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Austrian chancellor begins controversial visit

Despite being shunned by much of Europe, the Austrian chancellor, Wolfgang Schüssel, has arrived in Switzerland on a one-day visit - one of the first foreign visits by the head of the controversial new government in Vienna.

This content was published on March 31, 2000 - 14:58

Despite being shunned by much of Europe, the Austrian chancellor, Wolfgang Schüssel, has arrived in Switzerland on a one-day visit - one of the first foreign visits by the head of the controversial new government in Vienna.

Schüssel is due to hold talks with the Swiss president, Adolf Ogi, together with the foreign minister, Joseph Deiss, and the finance minister, Kaspar Villiger, at the official guesthouse outside the capital, Berne.

The foreign ministry says the discussions will focus on the inclusion of the far-right Freedom Party, known for its hard-line policies on immigration and foreigners, in the coalition government led by Schüssel.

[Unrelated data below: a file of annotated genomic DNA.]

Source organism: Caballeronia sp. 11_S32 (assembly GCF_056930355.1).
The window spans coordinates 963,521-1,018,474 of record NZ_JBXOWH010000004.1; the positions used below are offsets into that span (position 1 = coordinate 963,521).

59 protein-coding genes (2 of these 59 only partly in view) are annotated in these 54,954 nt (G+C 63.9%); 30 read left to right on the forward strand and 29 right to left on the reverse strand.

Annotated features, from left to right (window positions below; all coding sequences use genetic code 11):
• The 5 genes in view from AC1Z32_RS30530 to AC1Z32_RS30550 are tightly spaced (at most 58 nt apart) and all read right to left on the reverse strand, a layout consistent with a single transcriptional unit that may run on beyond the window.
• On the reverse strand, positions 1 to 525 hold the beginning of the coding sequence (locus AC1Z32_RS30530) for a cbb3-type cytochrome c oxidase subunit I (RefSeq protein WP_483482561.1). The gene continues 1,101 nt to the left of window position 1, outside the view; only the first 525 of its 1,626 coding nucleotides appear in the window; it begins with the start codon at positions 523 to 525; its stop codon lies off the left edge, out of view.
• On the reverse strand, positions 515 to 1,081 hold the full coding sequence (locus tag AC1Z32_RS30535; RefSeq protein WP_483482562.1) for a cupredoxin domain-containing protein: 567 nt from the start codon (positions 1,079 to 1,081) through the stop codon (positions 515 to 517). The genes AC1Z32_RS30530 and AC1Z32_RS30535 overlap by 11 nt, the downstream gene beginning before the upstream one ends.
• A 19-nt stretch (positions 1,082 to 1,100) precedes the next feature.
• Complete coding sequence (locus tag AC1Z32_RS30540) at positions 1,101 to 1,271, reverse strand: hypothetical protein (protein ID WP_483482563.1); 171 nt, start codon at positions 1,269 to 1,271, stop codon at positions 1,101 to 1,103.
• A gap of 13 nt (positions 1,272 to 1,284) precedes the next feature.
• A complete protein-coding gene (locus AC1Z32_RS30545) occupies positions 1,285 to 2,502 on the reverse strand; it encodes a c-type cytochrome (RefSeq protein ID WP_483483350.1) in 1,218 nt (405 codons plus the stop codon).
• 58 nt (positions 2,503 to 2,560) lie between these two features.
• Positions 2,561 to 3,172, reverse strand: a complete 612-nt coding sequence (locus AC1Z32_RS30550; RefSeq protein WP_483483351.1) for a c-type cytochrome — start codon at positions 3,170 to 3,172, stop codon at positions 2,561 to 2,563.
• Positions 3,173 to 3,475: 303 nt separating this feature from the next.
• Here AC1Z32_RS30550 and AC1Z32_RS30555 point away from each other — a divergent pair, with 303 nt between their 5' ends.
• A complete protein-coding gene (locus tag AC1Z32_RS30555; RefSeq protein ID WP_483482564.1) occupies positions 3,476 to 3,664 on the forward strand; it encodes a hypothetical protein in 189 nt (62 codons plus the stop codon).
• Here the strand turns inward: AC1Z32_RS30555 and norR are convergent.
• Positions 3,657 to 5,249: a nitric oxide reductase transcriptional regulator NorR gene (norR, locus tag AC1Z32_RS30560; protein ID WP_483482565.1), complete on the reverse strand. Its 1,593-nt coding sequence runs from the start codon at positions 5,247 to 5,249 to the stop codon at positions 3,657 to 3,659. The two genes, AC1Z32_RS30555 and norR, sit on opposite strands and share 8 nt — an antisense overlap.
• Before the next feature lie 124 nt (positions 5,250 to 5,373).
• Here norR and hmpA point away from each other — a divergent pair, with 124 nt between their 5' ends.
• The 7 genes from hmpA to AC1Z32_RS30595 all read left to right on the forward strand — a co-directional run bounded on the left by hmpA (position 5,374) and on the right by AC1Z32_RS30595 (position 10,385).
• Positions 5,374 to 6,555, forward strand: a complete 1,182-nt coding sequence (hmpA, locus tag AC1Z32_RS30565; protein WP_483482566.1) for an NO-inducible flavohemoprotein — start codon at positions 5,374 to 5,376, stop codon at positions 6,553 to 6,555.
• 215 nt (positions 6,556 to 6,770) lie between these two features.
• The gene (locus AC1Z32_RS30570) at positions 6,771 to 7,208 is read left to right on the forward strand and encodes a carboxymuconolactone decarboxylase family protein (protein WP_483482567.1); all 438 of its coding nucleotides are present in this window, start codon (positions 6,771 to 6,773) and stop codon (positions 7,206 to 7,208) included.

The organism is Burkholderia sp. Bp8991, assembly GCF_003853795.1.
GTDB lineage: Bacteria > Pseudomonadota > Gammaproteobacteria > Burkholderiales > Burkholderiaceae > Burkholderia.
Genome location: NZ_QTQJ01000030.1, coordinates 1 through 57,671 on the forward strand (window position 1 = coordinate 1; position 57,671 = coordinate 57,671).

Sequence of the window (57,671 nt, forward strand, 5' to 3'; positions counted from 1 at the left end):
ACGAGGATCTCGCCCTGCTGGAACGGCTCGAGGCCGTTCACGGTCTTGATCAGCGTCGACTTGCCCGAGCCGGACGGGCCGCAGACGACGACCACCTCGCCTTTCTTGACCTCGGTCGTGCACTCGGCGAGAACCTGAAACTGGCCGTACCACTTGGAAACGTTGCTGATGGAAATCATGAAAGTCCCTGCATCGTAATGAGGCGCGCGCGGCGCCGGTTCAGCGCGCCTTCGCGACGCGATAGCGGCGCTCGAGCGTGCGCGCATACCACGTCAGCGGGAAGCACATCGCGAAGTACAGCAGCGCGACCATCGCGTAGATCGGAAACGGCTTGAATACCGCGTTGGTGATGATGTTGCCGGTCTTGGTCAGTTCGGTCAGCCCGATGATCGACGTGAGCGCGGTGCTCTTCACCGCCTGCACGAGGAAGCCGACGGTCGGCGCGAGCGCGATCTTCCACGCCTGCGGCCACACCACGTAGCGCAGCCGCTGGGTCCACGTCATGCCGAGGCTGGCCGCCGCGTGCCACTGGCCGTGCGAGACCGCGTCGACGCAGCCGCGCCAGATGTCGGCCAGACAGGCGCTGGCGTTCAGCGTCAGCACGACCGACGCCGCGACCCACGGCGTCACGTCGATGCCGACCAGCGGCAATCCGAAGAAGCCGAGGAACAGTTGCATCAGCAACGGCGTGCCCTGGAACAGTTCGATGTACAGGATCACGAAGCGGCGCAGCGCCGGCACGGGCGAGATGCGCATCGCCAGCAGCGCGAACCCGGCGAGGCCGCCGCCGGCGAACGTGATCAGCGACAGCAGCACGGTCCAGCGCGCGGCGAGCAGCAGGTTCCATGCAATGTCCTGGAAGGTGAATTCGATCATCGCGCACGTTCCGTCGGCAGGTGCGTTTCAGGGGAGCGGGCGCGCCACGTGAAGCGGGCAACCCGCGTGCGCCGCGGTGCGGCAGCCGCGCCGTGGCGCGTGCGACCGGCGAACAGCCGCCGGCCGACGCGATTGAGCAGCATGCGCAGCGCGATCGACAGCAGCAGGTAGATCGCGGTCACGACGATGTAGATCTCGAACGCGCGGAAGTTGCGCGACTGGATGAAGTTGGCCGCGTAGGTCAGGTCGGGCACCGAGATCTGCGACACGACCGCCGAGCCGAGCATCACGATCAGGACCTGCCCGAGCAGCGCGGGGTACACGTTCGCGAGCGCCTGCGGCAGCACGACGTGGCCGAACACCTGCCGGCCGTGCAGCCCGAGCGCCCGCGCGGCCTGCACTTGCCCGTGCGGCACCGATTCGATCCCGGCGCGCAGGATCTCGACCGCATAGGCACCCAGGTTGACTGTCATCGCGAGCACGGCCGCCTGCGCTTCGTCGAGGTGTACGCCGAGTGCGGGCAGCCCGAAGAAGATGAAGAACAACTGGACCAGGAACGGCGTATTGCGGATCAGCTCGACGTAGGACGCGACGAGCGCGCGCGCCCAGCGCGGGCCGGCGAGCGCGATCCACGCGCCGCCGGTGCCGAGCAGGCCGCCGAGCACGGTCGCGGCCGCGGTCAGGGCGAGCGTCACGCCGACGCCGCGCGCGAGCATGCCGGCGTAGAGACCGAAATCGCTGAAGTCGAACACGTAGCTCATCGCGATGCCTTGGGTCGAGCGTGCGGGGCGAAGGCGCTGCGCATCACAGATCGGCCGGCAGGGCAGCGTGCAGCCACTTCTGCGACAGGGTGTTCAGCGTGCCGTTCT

Austria has been shunned by the other 14 member states of the European Union. At last week's summit in Portugal the EU refused to lift its freeze on bilateral relations with Vienna.

Switzerland's ties with Austria are traditionally very close and it is customary that new heads of government pay their first official visit abroad to their neighbouring country. Switzerland's ambassador to Vienna, Claudio Caratsch, said both countries needed each other's support.

The Austrian chancellor, Wolfgang Schüssel, said on Wednesday that the aim of his visit was to maintain good neighbourly relations with Switzerland. He also said European integration would be high on the agenda. But Schüssel said he did not expect Switzerland to act as an "icebreaker" to help end Vienna's diplomatic isolation in Europe.

Austria, for its part, was seen as instrumental in helping Switzerland negotiate a series of accords on bilateral relations with the EU last year. They will come to a nationwide vote in May.

Left-wing parties and human rights groups say they will stage protests against Schüssel's visit. The Social Democratic Party said it was wrong to help justify a government which included an extremist group. But the three other government parties came out in favour of the visit, saying Switzerland is an independent country not bound by EU policies.

Protests have already taken place during two previous visits to Switzerland by Austria's foreign minister, Benita Ferrero-Waldner, earlier this month.

swissinfo with agencies



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